Tom Stringer, UK
I've seen this film on DVD, which I imported from the USA along with a number of other films and Anime series. And it's one of the best ones I've ever seen. Don't get me wrong, I love Disney and have almost every movie by them, but Japanese Anime is much better when it comes to story telling.
Apart from one story, you'll (when you pay attention) find numerous stories running in the background, sometimes they can touch you more then the main plot.
This film is wonderful and it's a real shame that is has taken so long to come to the UK, if you can go and see it, you wont regret it.
This could be the start of a beautiful friendship, but I agree that the majority of Anime realised in the UK (so far) is terrible and really doesn't give you the chance to make a good informed decision on the matter.
Spirited Away is far better than most movies on the big screen.
An enchanting and imaginative story about a little girl learning to live and survive, from a girl complaining about flowers to a girl saving her parents, it told of the things one has to learn to mature, to accept one's destiny while not forgetting what is right. Adults will remember yourself going through that stage while children will learn about what lies ahead of them. Highly recommnended for any has-been 10-year-olds and would-be 10 years old.
I have been a great fan of Japanese animation over the years from the days of Katsuhiro Otomo's classic Akira, in the eighties. I had been waiting over a year for this animated film to reach this country, and it was well worth the wait when I watched it on Saturday 13th September.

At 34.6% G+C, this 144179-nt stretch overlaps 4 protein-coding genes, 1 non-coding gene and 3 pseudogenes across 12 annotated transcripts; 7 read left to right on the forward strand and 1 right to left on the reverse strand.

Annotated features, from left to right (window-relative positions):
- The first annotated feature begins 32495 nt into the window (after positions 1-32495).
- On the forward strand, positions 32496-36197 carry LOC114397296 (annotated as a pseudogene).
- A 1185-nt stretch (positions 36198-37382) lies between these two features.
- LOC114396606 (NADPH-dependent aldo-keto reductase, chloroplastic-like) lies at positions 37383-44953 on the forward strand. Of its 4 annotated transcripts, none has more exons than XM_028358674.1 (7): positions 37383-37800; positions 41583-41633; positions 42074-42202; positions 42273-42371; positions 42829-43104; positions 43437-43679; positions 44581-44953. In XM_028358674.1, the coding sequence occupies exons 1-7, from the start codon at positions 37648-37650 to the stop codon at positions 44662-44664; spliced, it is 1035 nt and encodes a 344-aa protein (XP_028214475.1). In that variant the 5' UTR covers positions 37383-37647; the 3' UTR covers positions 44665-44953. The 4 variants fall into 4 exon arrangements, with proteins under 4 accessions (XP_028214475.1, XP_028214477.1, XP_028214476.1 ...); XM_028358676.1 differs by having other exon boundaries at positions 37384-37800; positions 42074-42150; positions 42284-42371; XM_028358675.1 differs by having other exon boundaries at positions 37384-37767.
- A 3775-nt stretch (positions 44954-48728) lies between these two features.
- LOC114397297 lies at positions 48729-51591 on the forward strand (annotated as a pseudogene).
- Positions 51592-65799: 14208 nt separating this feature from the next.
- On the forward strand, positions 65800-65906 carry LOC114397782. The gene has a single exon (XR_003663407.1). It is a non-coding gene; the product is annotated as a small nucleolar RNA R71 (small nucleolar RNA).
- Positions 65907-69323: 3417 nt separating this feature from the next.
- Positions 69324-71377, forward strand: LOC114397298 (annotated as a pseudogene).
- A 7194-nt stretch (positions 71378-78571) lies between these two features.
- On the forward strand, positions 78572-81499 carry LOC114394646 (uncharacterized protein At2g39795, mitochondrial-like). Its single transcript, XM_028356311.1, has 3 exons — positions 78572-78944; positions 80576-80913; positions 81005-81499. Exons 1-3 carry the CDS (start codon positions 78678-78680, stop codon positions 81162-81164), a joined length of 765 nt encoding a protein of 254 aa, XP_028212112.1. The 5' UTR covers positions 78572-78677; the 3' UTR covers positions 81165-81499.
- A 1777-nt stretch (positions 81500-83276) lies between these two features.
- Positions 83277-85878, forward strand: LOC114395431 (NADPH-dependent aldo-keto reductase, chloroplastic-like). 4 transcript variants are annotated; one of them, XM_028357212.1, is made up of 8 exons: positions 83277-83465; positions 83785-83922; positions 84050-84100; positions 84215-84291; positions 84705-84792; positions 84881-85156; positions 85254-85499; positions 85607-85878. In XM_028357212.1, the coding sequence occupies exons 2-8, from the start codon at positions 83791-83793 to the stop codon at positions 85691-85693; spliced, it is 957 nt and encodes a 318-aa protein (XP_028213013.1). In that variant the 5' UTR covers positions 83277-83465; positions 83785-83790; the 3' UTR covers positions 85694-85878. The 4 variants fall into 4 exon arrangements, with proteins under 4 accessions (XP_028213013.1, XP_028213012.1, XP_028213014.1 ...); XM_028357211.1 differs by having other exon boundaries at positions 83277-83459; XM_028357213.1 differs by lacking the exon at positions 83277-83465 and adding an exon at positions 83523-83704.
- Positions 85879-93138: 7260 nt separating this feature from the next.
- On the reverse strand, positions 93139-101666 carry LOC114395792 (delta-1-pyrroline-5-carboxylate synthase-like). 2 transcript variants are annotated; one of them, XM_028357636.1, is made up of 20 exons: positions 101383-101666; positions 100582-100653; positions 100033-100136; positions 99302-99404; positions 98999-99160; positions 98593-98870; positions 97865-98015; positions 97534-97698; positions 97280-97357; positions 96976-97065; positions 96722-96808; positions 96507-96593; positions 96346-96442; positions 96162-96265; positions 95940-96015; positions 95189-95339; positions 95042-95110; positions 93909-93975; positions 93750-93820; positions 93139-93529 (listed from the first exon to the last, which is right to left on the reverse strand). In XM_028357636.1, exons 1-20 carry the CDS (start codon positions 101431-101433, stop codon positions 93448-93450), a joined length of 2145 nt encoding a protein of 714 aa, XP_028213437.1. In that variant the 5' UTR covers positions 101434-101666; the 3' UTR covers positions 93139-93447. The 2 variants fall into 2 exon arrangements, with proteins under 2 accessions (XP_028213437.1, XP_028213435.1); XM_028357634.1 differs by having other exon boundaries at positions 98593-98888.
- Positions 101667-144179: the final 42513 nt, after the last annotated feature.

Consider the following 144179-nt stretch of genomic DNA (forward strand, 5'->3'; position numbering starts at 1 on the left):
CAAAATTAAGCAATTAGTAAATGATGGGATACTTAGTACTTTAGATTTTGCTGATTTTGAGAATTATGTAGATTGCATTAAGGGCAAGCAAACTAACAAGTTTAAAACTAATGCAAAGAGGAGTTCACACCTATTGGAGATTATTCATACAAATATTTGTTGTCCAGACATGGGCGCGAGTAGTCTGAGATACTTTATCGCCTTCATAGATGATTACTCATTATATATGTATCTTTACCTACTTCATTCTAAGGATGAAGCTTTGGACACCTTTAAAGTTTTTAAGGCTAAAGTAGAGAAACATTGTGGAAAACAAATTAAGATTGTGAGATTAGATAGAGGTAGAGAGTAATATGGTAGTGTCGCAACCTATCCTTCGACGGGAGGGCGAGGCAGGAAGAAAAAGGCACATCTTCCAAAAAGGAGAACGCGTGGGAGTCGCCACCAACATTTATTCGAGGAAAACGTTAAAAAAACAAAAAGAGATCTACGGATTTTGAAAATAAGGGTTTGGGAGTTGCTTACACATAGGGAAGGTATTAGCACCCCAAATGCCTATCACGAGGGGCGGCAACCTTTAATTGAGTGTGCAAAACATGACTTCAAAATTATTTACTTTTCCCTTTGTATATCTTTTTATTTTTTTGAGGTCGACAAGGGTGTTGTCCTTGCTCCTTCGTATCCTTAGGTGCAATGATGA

Spirited Away is not a cartoon, but a film made up with pictures in such a way that the screen comes to life. I thought that I would not see a animated film that would reach the heights of Akira but I now have. My daughter said that it was the best film she has seen, which I must agree. Great piece of art by Hayao Miyazaki. Spirited Away, I was blown away by the whole magical experience.
I recently had the chance to visit the Studio Ghibli Museum in Tokyo. It was a great day out. Miyazaki animation is so popular over here with people of all ages. The Museum itself is always over-subscribed with visitors. I certainly recommend it to anyone. I think part of the success of his animation is the humanity of his stories. I think this is certainly true in Totoro, Sen-to-chihiro (Spirited Away) and Princess Monoke. Something which is sadly lacking in Disney and other American cartoons usually.
Paul Cook, Japan
I love this movie, I've seen it several times on DVD but my children and I would still like to see it in the cinema. Unfortunately, the limited release means that we will not be so lucky. I find it appalling that mediocre movies get a national release just because they were made by a Hollywood studio while Spirited Away gets such a poor release. Even the Oscar attached to it doesn't seem to matter.
By the way, it is not a cartoon movie, it is an anime movie.